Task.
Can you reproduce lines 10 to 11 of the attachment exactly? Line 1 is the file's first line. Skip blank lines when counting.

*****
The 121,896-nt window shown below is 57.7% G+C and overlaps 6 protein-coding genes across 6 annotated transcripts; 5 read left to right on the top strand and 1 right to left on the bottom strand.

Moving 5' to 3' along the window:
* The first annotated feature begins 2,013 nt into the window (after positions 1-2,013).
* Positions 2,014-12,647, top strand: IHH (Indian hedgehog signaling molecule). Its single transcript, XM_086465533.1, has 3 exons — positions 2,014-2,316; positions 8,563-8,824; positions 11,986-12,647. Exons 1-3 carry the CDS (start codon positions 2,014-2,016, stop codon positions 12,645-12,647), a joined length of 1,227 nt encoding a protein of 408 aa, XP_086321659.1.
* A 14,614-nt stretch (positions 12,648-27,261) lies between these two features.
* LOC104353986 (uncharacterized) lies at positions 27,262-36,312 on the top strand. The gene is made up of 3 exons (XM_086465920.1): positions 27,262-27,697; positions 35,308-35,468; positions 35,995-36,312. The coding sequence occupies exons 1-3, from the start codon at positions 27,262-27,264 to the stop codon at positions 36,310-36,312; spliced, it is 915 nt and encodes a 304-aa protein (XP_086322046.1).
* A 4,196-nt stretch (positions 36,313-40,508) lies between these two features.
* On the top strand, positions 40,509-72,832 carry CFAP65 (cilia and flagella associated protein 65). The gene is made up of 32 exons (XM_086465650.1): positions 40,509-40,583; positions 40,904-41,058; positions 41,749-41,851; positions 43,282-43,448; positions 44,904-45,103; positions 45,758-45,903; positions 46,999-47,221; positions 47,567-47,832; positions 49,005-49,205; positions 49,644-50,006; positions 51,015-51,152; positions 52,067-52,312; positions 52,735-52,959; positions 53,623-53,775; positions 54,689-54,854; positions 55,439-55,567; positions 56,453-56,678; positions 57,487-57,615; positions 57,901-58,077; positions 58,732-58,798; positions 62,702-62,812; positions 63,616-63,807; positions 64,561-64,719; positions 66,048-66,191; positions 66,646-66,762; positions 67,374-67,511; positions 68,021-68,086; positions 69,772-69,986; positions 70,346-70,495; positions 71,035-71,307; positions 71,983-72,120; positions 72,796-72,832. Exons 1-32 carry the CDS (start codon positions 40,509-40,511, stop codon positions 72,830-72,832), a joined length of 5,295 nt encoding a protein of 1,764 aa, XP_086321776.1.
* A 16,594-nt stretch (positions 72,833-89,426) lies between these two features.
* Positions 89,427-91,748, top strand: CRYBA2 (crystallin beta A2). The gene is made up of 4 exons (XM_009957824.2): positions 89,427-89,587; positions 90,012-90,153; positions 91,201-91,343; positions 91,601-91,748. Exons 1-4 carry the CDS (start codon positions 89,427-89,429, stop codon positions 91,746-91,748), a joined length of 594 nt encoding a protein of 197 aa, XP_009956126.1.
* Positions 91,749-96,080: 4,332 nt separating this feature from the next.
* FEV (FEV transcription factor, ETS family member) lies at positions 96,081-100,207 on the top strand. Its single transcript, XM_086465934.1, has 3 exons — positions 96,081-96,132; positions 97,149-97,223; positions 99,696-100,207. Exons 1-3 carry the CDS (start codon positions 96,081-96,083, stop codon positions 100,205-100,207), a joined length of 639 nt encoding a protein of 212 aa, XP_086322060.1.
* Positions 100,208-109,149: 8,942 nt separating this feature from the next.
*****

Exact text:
* Positions 89,427-91,748, top strand: CRYBA2 (crystallin beta A2). The gene is made up of 4 exons (XM_009957824.2): positions 89,427-89,587; positions 90,012-90,153; positions 91,201-91,343; positions 91,601-91,748. Exons 1-4 carry the CDS (start codon positions 89,427-89,429, stop codon positions 91,746-91,748), a joined length of 594 nt encoding a protein of 197 aa, XP_009956126.1.
* Positions 91,749-96,080: 4,332 nt separating this feature from the next.